Later that day, we again pile into ASRI’s truck and join Etty and Wilfrimus for a conservation education community presentation in Sinar Palung where village leader, Sarmanto, is our host. Like an old fashioned traveling show, everything magically appears out of the back of the truck: screen, microphone, projector, spin-the-wheel game, prizes, lights, generator and tarps for the ground. As the show begins under a black silk sky threatening rain, I can count at least sixty villagers of all ages gathered with many more that I can’t count in the shadows that stretch well beyond our well lit, radiant circle. A Powerpoint begins; it tells the story of this place, of why clean air and clean water and the Gunung Palung rainforest is life, invoking smiles and tears, laughter and groans, knowing “ahs” and awed silence. Rain falls, the crowd thins, the show moves inside where our faces are bathed in a cool turquoise glow from the painted and postered walls. All are treated to a sweet tea and rice snack wrapped in banana leaves. As we leave, Sarmanto’s wife Sulastri mentions that she hopes to be at Klinik ASRI on Friday for glasses. “I want again to read my bible,” she says. We leave with more than knowing in our hearts; we leave with profound gratitude for having been given the privilege of joining this community circle. On Friday at clinic, I see Sulastri among the thinning crowd; she’s beaming as she nears the head of the line inching nearer to being able to again decipher the word on the page.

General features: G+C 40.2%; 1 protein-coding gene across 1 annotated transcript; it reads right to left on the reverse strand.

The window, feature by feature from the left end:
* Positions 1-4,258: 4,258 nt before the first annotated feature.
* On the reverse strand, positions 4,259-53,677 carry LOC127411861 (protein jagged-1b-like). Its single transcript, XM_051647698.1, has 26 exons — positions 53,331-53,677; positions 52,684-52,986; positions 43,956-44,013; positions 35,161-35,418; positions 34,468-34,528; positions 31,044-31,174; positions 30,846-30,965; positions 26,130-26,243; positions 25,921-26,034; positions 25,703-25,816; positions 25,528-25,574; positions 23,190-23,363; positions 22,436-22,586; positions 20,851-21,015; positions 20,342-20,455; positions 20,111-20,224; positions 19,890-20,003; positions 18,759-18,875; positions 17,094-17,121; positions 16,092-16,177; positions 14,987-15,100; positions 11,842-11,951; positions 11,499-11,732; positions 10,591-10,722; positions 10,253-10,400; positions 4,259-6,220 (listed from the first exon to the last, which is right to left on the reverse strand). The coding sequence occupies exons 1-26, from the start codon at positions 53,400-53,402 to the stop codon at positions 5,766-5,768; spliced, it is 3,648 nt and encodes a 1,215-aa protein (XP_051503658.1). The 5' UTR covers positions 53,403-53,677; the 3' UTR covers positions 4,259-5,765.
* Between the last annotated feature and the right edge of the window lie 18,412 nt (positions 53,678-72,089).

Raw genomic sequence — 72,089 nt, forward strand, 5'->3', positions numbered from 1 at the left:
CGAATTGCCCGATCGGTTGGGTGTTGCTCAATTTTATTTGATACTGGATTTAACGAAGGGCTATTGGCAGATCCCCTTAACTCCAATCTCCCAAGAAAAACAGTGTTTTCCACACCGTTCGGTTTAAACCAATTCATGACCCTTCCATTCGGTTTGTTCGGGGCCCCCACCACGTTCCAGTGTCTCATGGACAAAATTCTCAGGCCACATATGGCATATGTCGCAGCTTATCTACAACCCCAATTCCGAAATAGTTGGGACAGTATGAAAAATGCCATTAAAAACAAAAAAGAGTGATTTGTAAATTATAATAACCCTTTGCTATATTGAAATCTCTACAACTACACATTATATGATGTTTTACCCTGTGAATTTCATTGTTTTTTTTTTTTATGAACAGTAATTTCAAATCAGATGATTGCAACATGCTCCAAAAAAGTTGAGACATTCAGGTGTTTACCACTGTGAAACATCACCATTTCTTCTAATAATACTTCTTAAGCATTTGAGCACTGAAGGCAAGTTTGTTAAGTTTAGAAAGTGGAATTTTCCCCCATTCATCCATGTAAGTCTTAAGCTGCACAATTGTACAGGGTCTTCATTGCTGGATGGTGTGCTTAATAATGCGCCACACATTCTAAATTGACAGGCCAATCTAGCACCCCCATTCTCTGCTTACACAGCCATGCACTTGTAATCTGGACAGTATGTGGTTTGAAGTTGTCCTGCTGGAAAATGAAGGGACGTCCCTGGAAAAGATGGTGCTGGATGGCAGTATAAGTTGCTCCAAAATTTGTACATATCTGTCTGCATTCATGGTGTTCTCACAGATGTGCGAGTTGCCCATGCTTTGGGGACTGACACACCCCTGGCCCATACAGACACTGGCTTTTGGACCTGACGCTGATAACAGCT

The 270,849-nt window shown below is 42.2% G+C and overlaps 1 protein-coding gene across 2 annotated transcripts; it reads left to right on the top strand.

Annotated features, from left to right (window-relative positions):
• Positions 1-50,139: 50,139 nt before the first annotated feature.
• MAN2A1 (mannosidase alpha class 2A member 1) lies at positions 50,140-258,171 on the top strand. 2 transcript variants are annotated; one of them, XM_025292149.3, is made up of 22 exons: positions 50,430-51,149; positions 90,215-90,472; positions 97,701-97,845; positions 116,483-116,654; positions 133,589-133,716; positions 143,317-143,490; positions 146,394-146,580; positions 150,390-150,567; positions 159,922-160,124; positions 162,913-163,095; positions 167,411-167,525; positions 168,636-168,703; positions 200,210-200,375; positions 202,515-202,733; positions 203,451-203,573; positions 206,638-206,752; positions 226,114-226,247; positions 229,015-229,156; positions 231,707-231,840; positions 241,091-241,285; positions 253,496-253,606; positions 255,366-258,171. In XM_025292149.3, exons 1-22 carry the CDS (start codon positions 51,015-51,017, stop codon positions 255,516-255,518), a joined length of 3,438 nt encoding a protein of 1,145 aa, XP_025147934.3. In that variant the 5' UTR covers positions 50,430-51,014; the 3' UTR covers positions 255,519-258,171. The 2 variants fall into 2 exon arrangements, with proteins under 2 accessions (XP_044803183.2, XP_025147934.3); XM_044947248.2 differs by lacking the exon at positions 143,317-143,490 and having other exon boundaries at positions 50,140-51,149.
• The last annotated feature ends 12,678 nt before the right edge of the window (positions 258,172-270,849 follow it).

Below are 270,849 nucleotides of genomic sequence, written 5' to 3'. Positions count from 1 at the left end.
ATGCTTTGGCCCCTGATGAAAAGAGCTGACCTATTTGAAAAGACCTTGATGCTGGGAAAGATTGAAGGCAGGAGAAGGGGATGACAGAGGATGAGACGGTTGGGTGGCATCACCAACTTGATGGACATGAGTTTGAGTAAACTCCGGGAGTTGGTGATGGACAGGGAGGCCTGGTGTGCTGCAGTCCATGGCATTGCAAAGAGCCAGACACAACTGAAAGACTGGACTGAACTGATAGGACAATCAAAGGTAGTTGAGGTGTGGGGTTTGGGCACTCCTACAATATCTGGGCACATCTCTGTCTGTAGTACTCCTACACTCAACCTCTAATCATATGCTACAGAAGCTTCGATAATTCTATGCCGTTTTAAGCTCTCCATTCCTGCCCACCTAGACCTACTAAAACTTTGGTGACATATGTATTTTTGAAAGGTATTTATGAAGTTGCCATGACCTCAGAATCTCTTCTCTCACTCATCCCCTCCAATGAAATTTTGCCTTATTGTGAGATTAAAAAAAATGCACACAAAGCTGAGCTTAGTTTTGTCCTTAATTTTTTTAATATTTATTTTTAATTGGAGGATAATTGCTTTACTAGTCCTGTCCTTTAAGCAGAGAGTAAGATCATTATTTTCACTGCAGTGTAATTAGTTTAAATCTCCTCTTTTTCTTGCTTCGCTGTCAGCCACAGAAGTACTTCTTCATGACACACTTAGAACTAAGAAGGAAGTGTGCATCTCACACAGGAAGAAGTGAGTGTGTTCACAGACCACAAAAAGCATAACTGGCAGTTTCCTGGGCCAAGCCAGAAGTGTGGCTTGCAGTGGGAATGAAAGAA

Whatever is watching over us, I am thankful for the next day when we arrive at Sejathera village where we meet Sauyah, one of the widows in the ASRI Goats for Widows program. Holding my breath, I cross a rank mud flat on a very narrow, teetering board careful not to grab the clean children’s laundry hanging along thin bamboo handrails. Climbing through the small door into the goat crib, I join Sauyah. I’m in the radiant joy of a woman whose age I can only guess, whose 3 goats, a billy, a nanny and kid, are contentedly munching on a large juicy sack of leaves. Beaming while somewhat distractedly stroking the roan colored billy goat, she tells me with Toni translating, that she only wanted to provide for her children after her husband’s death from TB and to be able to purchase their school uniforms and supplies. Today, her children attend school and her goal is a herd of ten goats whose manure provides compost for a kitchen garden and, as the brown gold that it is, healthcare at Klinik ASRI for her family.

It is from her radiant smile, seeds the size of my palm, a fist full of dirt, a bloody blaze, a crisp cucumber, an ear of corn, the glow of a room full of children, eyes that sparkle with new sight, the passage of death and the exuberance of life here that I turn back to my work with renewed commitment, passion and grace to nourish the vision of Health In Harmony and ASRI. Nothing seems more important or as urgent as I board the Aviastar Airbus for home to "Fly Safe and Comfort". Into this vision, I invite you and your support. Give us your time, your treasure and your talent and we will give you a new way to see and be in the world.


About Michelle Bussard | View all posts by Michelle Bussard

Michelle is the Executive Director at Health In Harmony, based in Portland, OR.